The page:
People sometimes say you really see the mess around your house when you look at it through other people’s eyes. Like, if you’re having company and you’re cleaning up. You look around as if for the first time and see cobwebs dangling from almost everything, outnumbered only by the collection of stink bugs lying on their backs with legs up like they’ve been there a while. And the dirty fingerprints around the drawer pulls in the kitchen that give the appearance you came straight in from working in the garden without washing your hands before you made dinner. How had you missed those?
Well, I've come to realize the same “through others' eyes” test applies to our behavior as well as to our housekeeping standards.
On Friday I wanted to work in the garden (fully intending to wash my hands before starting dinner later). I normally keep my dirty overalls and muddy tennis shoes in the basement, but they weren’t there when I looked. My husband had cleaned up the basement recently so right away I was suspicious he’d done something with my gardening clothes. I called up the stairs to him. “Cecil, what did you do with my overalls and tennis shoes?” I could have started off by asking if he knew where they were but I went right to what had he done with them.
He came with some trepidation into the basement to help me look, but the clothes simply were not there. Finally Cecil admitted he “might have” thrown them away. I got agitated because these would not be the first of my things Cecil had taken it upon himself to discard. He was getting agitated because this would not be the first time I had gotten after him for such conduct.
So we started revving each other up. Cecil was giving me a good taste of passive aggression. I would have to admit to a certain escalating bitchiness on my part, laced nicely with sarcasm and snide remarks such as “I hope that filthy jacket you wear everyday doesn’t have itself an accident.” Suffice it to say neither of us was at our best in the exchange.
Then the phone rang in his pocket. For reasons that don’t matter here, it was my cell phone that Cecil had been carrying around. Instead of answering it he kept snotting off at me which, of course, infuriated me because I imagined he was causing me to miss a call of some urgency. Maybe God was trying to reach me to tell me where my muddy tennis shoes were.
“Will you please answer my phone?” I snapped. By the time he got the darn thing out of his pocket the caller had hung up. I dialed the number back and was greeted by a 911 operator.
“Is everything all right?” the woman wanted to know without even saying hello. “Yes it is,” I assured her.
“We received a 911 call from this number.”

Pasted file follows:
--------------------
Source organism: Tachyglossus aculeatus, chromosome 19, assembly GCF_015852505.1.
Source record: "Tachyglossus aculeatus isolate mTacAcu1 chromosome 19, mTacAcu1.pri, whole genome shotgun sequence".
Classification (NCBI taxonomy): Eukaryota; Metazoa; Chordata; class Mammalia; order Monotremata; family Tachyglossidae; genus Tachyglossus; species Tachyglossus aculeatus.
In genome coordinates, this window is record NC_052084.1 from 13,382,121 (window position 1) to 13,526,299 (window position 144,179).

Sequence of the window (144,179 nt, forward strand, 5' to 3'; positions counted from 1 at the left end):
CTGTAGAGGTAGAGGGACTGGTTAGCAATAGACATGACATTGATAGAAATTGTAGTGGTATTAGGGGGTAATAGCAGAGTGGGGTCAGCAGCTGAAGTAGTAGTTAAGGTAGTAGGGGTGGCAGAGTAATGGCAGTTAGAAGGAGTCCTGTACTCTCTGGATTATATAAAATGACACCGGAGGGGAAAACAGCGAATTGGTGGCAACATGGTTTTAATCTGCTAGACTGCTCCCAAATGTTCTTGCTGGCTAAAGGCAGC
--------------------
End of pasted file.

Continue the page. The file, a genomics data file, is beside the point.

I paused, trying to understand, and then realized Cecil must have made a pocket call down in the basement. The woman continued. “It sounded like you were looking for something.” She stopped short of asking if I’d found my shoes. OMG, I thought, she heard the whole friggin’ conversation. I cringed as I thought back to the less than attractive tone I’d lent my voice for emphasis. The various jabs at Cecil that had felt good at the time seemed mean when I considered them as they must have sounded to the operator. “So, there’s no emergency?” she confirmed. She probably wanted to ask “Did you find your damn shoes, lady?”
“No there’s no emergency.” I hoped I sounded convincing so she didn’t decide to send a patrol car to make sure one of us hadn’t taken a screw driver to the other. Naturally I was a tad hesitant to give her my name and address when she requested them but figured it would seem suspicious if I refused. So now she had a bitchy woman and a name to put with it. Great.
After I hung up I remembered that 911 calls are recorded. So somewhere in the call center my less than sweet display is now of record. I pictured the operator shaking her head and calling me a nag and playing the recording for her co-workers. Then I imagined the call somehow making its way to YouTube and wondered if 911 calls have privacy restrictions. Forget that I thought as I flashed on the countless calls I’ve seen replayed on television, the words scrolling along at the bottom of the screen to make sure everyone gets them. Next I’m thinking Stephen Colbert or Jon Stewart or someone’s gonna get a hold of my tirade and have some fun with me.
Or maybe the operator will just go home and tell her husband who will repeat the story to his friend who happens to be a radio announcer or a columnist at the paper. The possibilities become endless; it’s only the permutations that vary. The one thing they would all have in common would be me crabbing at my husband when I thought no one else was listening.
Since the pocket call incident I have been more aware of the tone of my voice. I’ve caught myself slipping into accusation when simple inquiry would do. I’ve heard myself snap or quip or chide when I didn’t need to. I hadn’t stopped to consider how I sound from time to time when I indulge myself in the comfort of my primary relationship…the one people so often take for granted. As a divorce attorney you’d think it might have occurred to me before this, but I had not taken the time to sit up and notice myself.
That awareness came only after I learned someone else had overheard me. I’d felt justified and rightfully put out during the conversation, but when I listened through the operator’s ears I didn’t like what I heard.
So, my new rule—one I might recommend to others—is choose your words and your attitude carefully. Not because a 911 operator might be listening, but because no one likes a bitch, not even the bitch herself.